Jared Stein is Vice President of Research and Education for Instructure’s Canvas learning management system (LMS) where he and his team work with higher education and K-12 institutions nationwide to uncover the impact of educational technology on online teaching and learning. These insights drive Instructure’s efforts and contributes knowledge to the broader field of online learning technology. Stein frequently speaks at industry conferences, including InstructureCon, and contributes to various online learning publications and blogs. He is also co-founder and director of the Teaching With Technology Idea Exchange (TTIX).
Prior to joining Canvas, Stein served as Director of the Innovation Center and Director of Instructional Design Services at Utah Valley University where he helped teachers design effective blended and online programs by emphasizing real-world learning, openness, student engagement, and usability. He also held adjunct and associate professorships. Additional higher education efforts include planning for present and future challenges through grassroots, faculty-driven initiatives and top-level leadership strategies like the Hybrid Teaching Initiative. He holds bachelor’s and master’s degrees from Utah State University.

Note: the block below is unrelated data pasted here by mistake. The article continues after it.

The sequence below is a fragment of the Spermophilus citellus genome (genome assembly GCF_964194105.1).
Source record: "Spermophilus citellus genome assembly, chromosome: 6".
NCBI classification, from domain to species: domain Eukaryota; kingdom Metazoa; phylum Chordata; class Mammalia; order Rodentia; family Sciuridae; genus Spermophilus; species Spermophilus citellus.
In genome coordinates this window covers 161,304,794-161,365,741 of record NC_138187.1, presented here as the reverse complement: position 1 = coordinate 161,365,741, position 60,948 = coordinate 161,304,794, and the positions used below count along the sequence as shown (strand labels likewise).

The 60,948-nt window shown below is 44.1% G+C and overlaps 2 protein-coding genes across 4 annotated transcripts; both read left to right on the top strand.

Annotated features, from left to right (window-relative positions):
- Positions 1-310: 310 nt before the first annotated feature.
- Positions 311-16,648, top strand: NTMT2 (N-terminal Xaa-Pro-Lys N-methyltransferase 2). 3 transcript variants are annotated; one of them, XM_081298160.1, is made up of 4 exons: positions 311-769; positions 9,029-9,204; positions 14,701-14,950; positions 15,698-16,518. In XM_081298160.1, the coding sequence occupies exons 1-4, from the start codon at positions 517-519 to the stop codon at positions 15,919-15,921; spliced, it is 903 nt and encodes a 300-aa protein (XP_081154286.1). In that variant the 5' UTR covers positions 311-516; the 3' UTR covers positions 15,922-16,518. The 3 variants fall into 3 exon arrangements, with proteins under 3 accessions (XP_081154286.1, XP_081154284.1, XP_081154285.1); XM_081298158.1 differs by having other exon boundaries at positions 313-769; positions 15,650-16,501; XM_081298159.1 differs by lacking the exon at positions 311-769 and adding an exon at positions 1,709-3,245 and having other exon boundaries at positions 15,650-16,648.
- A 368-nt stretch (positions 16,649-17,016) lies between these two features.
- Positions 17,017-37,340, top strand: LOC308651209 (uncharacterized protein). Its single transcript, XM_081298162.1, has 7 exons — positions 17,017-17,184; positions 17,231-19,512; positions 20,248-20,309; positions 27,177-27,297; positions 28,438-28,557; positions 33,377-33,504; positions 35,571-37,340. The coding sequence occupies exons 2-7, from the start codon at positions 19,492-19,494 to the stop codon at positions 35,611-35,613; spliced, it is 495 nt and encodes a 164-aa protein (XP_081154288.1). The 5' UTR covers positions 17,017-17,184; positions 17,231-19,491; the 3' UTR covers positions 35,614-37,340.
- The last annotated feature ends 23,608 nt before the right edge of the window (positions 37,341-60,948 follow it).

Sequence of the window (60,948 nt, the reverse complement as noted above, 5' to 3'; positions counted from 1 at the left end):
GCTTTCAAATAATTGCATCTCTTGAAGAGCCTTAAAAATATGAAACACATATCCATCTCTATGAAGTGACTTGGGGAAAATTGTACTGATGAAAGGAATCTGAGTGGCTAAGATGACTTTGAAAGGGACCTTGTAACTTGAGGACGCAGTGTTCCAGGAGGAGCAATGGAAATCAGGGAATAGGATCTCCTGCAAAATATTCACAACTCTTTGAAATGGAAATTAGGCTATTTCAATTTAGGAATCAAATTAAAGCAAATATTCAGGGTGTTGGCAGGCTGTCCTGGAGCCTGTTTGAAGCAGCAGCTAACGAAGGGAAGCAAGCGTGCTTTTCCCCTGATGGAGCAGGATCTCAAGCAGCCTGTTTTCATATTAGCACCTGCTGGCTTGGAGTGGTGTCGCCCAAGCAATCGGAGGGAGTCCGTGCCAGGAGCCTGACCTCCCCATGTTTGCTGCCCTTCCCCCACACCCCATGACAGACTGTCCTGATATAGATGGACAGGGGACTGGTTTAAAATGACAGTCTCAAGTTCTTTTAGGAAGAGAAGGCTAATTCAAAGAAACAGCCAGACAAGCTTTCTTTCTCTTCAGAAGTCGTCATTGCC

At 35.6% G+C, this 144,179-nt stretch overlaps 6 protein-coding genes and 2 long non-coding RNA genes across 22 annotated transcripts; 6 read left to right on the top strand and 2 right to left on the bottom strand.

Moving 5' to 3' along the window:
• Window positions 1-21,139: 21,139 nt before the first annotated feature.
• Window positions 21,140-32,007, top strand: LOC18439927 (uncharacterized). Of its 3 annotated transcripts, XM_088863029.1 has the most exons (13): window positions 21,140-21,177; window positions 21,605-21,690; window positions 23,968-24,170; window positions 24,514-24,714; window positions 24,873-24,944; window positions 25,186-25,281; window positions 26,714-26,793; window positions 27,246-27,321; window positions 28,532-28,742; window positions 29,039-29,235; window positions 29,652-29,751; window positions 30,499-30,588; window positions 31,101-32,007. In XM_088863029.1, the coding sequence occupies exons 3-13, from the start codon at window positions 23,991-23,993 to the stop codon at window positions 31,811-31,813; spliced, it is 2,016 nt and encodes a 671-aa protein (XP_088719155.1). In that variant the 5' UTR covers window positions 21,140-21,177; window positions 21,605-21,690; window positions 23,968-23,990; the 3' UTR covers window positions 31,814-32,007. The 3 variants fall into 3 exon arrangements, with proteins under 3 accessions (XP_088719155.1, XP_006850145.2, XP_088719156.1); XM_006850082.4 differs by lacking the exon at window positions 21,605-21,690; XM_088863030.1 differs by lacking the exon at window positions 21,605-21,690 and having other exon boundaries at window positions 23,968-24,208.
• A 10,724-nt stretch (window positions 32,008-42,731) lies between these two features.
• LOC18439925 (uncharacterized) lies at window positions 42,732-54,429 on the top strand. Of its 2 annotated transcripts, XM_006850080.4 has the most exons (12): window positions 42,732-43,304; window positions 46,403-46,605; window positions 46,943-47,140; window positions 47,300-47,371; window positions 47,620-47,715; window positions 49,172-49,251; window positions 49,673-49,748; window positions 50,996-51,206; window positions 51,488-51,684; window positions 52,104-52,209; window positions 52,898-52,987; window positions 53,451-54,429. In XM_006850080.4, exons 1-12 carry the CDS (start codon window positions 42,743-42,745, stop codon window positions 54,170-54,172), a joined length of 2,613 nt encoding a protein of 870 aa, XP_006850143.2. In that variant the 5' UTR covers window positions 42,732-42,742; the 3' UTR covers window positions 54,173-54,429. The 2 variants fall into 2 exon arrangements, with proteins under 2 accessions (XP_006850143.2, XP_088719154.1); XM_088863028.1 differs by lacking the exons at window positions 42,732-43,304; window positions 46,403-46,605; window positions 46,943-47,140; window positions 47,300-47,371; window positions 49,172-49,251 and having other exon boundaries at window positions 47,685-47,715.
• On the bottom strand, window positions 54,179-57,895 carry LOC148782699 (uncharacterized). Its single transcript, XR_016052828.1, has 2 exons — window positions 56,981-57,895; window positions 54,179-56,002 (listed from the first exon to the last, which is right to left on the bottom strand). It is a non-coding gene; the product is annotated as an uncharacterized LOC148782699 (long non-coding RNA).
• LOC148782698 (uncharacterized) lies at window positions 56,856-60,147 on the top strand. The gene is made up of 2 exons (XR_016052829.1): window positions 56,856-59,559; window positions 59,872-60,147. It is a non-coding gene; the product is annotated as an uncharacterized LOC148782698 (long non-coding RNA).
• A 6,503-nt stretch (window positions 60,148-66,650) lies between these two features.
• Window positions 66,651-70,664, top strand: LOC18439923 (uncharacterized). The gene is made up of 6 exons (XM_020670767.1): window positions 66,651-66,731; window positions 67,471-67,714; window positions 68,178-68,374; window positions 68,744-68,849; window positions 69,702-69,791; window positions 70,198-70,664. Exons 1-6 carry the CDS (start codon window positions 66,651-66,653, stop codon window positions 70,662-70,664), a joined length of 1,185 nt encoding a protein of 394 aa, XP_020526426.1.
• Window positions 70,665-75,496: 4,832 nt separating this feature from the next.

[OnlineEducation.com] The Internet revolutionized higher education and the concept of educational accessibility. Advances in learning management systems like Canvas push those boundaries even further. Can you discuss general trends shaping your field right now?